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I’d strongly suggest that she visit a GP for a formal consultation. As pointed out, she has clear risk factors for heart disease, especially in the context of experiencing symptoms such as a heavy heart and fatigue. It’s worth noting that certain ECG abnormalities can be non-specific. I’d still suggest for you to bring the actual recording of the old ECG down for the consultation (as well as all her other old medical notes/laboratory results) – it’s very helpful for the doctor to compare any current ECG readings against the old one that was taken.
Yes, 100% blocked arteries can be treated and many techniques exist nowadays. If the artery can be opened up through the normal route of blood flow it is called “antegrade” technique and there are newer specialized kits available for this technique. There are also techniques that have been developed in Japan over the years called “retrograde” technique which is a way of going through the blocked vessel in the reverse manner by approaching though other arteries.
I am afraid the evidence does point to the fact that there is a clear advantage both in terms of quality of life and mortality benefit (for instance in those patients who have a narrowing of more than 50% in the left main stem ie the major branch on the left side of the heart, only 50% will survive beyond three years on medical treatment alone). Of course mild to moderate narrowing in a small noncritical vessel will neither confer a survival advantage nor cause a dramatic change in your quality of life.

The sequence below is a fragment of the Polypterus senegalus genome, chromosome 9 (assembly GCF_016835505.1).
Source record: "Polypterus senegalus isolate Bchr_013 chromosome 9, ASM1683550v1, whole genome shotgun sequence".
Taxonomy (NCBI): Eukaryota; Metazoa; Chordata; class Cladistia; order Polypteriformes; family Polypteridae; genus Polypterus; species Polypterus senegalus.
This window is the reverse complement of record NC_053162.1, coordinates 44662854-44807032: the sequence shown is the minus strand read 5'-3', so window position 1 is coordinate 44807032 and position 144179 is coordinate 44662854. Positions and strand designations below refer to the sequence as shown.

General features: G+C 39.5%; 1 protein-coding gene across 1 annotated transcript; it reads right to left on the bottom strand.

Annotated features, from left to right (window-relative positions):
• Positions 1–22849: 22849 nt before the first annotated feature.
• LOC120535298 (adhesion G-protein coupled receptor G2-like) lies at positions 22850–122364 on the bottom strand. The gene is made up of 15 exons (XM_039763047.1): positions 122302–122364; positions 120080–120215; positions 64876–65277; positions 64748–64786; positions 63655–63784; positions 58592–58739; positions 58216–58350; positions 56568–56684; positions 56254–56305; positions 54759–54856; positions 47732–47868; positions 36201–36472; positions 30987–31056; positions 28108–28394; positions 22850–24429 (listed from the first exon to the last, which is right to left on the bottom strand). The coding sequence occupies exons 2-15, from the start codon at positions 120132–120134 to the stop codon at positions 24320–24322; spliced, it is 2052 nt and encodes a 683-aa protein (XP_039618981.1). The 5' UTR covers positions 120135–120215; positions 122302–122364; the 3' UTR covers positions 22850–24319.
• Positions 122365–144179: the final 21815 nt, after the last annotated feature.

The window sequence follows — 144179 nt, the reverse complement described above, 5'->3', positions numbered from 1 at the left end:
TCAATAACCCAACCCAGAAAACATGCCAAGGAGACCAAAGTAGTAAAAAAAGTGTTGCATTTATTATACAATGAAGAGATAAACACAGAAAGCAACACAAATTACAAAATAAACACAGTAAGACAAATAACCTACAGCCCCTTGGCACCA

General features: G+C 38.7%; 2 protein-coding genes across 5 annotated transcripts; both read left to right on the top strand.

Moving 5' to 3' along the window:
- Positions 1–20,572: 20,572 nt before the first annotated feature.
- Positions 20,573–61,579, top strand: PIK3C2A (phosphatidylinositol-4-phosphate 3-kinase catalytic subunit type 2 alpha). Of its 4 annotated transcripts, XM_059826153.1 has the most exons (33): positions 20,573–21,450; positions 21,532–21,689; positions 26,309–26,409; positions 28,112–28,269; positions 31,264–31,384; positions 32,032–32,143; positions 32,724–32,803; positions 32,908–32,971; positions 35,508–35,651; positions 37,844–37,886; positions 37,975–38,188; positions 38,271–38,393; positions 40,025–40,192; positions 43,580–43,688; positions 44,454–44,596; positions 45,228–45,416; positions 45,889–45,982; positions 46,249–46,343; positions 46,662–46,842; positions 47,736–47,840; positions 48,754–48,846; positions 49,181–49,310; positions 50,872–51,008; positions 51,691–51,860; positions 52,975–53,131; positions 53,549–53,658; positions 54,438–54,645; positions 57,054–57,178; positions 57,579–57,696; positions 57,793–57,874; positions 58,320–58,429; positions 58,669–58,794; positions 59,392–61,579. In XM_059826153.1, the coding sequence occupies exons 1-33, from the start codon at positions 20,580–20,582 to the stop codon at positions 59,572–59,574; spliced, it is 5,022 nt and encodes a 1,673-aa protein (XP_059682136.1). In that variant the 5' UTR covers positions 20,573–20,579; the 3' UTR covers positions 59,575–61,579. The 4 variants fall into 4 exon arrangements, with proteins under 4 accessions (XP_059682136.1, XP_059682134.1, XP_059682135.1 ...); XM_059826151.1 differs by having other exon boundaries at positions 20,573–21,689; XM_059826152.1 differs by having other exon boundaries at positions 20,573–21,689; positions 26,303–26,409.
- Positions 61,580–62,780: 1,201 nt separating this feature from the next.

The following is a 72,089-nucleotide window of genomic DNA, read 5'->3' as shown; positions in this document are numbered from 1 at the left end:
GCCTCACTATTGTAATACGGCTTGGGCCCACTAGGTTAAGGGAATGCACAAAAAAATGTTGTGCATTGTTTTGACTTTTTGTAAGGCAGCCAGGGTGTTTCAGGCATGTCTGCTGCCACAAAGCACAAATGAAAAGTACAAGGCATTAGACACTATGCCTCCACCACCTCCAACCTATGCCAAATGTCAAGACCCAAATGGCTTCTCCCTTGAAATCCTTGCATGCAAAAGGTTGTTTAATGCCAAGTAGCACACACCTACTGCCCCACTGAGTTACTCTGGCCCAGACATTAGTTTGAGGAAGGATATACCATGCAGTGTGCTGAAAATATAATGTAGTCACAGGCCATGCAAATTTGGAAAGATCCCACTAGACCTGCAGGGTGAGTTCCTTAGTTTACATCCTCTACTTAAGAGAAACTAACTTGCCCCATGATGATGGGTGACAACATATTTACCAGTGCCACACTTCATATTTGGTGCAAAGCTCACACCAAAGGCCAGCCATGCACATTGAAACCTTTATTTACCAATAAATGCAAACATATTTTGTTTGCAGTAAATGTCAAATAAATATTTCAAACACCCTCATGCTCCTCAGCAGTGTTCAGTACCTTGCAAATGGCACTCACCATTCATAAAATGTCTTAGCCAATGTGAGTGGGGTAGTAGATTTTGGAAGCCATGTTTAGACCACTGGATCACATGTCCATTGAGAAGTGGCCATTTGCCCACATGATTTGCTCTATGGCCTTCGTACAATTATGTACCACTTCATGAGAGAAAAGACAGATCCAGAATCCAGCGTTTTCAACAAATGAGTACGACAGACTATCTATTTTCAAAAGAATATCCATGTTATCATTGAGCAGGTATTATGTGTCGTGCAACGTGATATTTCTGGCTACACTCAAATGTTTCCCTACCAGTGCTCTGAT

My general approach to palpitations involves a detailed history and examination, followed by investigations tailored to each patient’s clinical presentation. As there are many causes of palpitations, a detailed assessment is needed to distinguish the various causes. When looking out for irregular heart rhythms (arrhythmia) in particular, I pay attention to the heart rate (too slow or too fast?) , blood pressure (too low or too high?) , pulse (regular or irregular?) I will also auscultate the heart to check for abnormal heart sounds like murmurs.
Yes we do use devices occasionally to remove/shave/excise plaques but this is used in less than 5% of coronary angioplasties at present. The current devices licensed for plaque removal usage in the heart are called: Rotablator (a nickel plated brass burr with microscopic diamond crystals on it rotating at high speed) which excises the hard plaque tissue Excimer laser (which uses high energy light to dissolve plaque without harming healthy tissue) and Orbital atherectomy (which uses a diamond coated crown rotating at high speed to kind of “sand ” the calcium away).